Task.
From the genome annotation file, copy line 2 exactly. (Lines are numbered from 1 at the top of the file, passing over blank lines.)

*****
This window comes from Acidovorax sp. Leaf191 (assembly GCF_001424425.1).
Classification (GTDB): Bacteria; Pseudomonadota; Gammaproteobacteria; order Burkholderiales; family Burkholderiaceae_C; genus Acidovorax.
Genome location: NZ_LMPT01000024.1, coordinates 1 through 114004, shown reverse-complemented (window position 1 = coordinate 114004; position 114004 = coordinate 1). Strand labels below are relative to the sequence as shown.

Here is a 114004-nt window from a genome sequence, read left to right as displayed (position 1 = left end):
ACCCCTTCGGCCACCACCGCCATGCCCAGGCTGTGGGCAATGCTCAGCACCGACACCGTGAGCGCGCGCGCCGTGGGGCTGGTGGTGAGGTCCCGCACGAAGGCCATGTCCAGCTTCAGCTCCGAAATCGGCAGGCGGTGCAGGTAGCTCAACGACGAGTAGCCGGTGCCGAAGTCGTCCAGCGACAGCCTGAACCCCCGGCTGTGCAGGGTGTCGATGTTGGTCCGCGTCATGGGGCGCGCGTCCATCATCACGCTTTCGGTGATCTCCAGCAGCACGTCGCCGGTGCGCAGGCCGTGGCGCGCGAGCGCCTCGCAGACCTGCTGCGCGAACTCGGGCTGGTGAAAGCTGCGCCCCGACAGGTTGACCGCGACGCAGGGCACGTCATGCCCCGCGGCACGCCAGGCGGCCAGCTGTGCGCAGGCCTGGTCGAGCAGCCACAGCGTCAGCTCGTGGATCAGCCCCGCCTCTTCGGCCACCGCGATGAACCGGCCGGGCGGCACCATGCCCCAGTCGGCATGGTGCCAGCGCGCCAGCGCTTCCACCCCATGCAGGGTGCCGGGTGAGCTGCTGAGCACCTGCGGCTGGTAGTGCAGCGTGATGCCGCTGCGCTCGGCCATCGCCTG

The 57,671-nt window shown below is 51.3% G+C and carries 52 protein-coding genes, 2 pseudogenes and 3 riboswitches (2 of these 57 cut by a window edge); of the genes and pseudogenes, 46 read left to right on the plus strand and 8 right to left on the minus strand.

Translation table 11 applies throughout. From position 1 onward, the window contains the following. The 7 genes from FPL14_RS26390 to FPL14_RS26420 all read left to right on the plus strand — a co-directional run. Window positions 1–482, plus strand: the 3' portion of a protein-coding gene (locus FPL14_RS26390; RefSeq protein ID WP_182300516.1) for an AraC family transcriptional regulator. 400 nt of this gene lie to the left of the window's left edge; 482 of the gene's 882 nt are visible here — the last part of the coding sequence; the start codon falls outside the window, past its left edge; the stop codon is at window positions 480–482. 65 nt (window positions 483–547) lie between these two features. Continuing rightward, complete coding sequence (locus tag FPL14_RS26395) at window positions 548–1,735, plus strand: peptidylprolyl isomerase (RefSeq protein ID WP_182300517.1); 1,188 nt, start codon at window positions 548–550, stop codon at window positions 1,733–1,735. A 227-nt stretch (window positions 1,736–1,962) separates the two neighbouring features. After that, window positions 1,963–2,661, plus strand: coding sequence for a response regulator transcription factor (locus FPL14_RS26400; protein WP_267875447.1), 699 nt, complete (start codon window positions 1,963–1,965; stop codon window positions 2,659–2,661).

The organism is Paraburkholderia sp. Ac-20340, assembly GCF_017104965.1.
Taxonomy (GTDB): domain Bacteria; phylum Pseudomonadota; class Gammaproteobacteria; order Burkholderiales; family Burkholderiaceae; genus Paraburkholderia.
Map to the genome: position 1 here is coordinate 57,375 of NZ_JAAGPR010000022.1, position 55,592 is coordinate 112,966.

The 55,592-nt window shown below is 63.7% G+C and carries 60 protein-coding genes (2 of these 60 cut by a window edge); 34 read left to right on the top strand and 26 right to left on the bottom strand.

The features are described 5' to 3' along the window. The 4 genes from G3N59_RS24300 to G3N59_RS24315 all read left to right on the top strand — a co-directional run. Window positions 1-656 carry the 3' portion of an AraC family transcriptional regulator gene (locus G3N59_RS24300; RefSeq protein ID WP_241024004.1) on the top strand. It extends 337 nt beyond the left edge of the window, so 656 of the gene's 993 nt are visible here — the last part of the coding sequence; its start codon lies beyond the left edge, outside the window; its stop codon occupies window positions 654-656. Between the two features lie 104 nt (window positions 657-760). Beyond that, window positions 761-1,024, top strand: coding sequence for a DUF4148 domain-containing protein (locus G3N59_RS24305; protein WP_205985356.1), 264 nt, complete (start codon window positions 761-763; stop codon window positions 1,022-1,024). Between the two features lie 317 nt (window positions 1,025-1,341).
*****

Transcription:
Classification (GTDB): Bacteria; Pseudomonadota; Gammaproteobacteria; order Burkholderiales; family Burkholderiaceae_C; genus Acidovorax.